Allegra Krieger appreciates the little things with ‘Fragile Plane: B-Sides’

We all have our disparate lives, but the Fragile Plane is about what we share—what we can all find and appreciate in each other.
Madeleine Aitken
Madeleine Aitken
Madeleine recently graduated from Tufts University with degrees in English and film & media studies and lives in Cambridge, MA. She likes to write features and reviews and is most interested in music and movies. Contact: maddieaitken22@gmail.com

Allegra Krieger has a gift for noticing life’s fleeting moments of magic and turning them into beautiful sonic vignettes. She’s a careful observer, and her musings prove a quiet watchfulness and a mature understanding of the world. On her latest album, Fragile Plane: B-Sides, she explores what it means to exist on the ‘Fragile Plane’: a state of being where shared human qualities matter more than individualities do.

Krieger is a singer-songwriter based in Manhattan, and Fragile Plane: B-Sides, from October, is a follow-up to her earlier-released I Keep My Feet on the Fragile Plane. Though it doesn’t have quite the emotional depth of the original project, B-Sides has its place. It’s sonically and lyrically similar, suggesting Krieger just had more to say. She opens the eight-track LP with “Chemical Flower,” a dreamy entrance for the album as gentle vocals come in over soft guitar plucking. With lyrics about a Craigslist woman who loved astronomy and the ceaseless barking of the neighbor’s dog, Krieger brings us right into her world — a place where these things don’t go unnoticed.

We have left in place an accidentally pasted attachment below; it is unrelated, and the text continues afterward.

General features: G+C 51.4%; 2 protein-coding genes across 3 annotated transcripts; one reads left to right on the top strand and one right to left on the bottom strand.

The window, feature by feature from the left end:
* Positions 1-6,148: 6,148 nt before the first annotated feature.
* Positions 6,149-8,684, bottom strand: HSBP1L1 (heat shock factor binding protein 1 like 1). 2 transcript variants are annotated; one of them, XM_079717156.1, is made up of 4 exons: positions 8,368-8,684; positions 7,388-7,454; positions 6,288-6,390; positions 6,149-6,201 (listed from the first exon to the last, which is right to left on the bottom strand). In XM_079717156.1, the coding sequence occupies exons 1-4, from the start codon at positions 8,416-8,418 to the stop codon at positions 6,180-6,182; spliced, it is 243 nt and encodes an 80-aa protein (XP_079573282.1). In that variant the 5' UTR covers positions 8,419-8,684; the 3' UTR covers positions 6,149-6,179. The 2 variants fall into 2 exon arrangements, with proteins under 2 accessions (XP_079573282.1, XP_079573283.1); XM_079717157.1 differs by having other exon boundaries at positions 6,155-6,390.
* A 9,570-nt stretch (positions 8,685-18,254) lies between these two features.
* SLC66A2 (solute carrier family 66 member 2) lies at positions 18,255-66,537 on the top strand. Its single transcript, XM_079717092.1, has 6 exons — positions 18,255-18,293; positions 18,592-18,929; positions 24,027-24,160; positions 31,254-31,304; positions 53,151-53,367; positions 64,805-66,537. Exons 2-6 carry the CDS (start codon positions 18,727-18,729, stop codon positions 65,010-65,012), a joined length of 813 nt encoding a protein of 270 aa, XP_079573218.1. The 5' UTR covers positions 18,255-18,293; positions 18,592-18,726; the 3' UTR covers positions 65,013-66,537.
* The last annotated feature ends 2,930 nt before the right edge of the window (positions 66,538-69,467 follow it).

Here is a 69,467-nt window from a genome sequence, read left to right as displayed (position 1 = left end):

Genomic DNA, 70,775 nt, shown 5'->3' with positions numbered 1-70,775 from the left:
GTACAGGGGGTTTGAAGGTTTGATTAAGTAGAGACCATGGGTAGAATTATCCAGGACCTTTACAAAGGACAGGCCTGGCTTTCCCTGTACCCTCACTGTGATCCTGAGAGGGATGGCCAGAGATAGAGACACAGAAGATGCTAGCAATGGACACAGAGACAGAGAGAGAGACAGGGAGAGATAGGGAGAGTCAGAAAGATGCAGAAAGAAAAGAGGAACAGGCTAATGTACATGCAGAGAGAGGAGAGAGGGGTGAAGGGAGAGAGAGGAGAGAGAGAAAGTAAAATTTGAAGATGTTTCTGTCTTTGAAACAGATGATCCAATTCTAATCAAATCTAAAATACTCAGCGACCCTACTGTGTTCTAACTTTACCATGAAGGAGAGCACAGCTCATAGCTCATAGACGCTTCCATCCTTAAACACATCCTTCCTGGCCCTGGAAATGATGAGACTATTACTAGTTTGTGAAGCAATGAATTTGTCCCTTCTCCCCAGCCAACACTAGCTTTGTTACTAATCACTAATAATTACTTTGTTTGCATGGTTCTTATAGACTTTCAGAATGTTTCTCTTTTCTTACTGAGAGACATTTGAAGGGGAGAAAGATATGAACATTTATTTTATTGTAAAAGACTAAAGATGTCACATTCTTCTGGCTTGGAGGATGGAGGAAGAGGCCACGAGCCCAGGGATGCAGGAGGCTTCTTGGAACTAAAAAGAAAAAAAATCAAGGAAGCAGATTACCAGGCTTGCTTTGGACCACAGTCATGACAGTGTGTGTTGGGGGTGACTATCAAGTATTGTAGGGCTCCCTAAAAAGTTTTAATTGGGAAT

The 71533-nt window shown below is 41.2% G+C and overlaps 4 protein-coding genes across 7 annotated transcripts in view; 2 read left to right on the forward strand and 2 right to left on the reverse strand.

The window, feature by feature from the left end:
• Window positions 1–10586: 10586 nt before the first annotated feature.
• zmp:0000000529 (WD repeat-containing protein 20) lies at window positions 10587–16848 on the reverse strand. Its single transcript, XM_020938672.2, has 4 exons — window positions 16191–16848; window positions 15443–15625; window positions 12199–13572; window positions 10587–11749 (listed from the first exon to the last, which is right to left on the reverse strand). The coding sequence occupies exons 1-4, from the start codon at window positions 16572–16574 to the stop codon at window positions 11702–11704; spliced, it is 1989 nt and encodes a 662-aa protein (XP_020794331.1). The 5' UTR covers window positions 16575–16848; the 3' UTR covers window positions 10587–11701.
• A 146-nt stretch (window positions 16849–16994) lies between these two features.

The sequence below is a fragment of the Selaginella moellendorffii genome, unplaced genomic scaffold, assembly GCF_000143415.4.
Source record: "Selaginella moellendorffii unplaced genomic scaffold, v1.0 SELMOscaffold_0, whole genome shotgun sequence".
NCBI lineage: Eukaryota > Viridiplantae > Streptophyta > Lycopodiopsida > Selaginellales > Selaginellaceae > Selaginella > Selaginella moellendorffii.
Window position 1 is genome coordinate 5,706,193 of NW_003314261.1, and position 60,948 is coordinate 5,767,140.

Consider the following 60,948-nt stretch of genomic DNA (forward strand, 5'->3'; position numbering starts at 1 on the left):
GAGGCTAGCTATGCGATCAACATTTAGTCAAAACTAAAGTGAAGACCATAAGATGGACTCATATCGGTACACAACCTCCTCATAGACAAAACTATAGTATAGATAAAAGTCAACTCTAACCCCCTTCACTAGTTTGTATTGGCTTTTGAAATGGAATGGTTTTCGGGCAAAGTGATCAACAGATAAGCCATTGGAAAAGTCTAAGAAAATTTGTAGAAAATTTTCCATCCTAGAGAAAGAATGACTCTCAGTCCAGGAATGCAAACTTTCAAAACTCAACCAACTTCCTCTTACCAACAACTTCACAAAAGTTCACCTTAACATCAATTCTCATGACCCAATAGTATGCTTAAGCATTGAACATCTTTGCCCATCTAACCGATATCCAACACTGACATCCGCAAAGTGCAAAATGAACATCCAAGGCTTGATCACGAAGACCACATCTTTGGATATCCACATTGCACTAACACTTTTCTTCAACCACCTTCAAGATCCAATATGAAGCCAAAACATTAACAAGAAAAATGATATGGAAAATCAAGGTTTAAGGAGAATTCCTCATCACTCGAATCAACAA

These sketches of life are what Krieger’s music is all about. Her matter-of-fact lyrics are easily the highlight of this album: she has a way of delivering profound feelings through simple statements. The album carries on with several songs similar in their sentiments. On “Joke/Dream,” her voice takes on an almost Angel Olsen-esque quality (Krieger opened for two of her shows this fall) as she sings about double standards and inequality. “Here” directly addresses the fleeting quality of the moments she sings about; the simple, honest declaration of “I Want to Help You Move (No. 1)” conveys a deeper sentiment about what it means to care for someone.

On the barebones demo track “Lingering,” she calls the Fragile Plane a place where you “exist without a body or a name,” and finding and appreciating the little things in life brings us closer to that place. The closeout, “Living in the City is so Beautiful,” is a folksy, easy song, possibly the best from the album. Interjected with a jokey quality—lines about living on the corner of a highway and a construction site and getting kicked out by a landlord—it’s a sneakily beautiful ode to life itself. She calls back to the Fragile Plane with a line describing the wind kissing your cheek as a brief communion between the ether and the flesh: her combination of something so concrete like flesh and so abstract like the ether points to an appreciation for middle grounds and captures the beauty of liminality.

Overall, Fragile Plane: B-Sides made me want to take a closer look at the little things—to appreciate the intricacies of life. We all have our disparate lives, with our own jobs and homes, and families and friends, and opinions and beliefs, but the Fragile Plane is about what we share and what we can all find and appreciate in each other.

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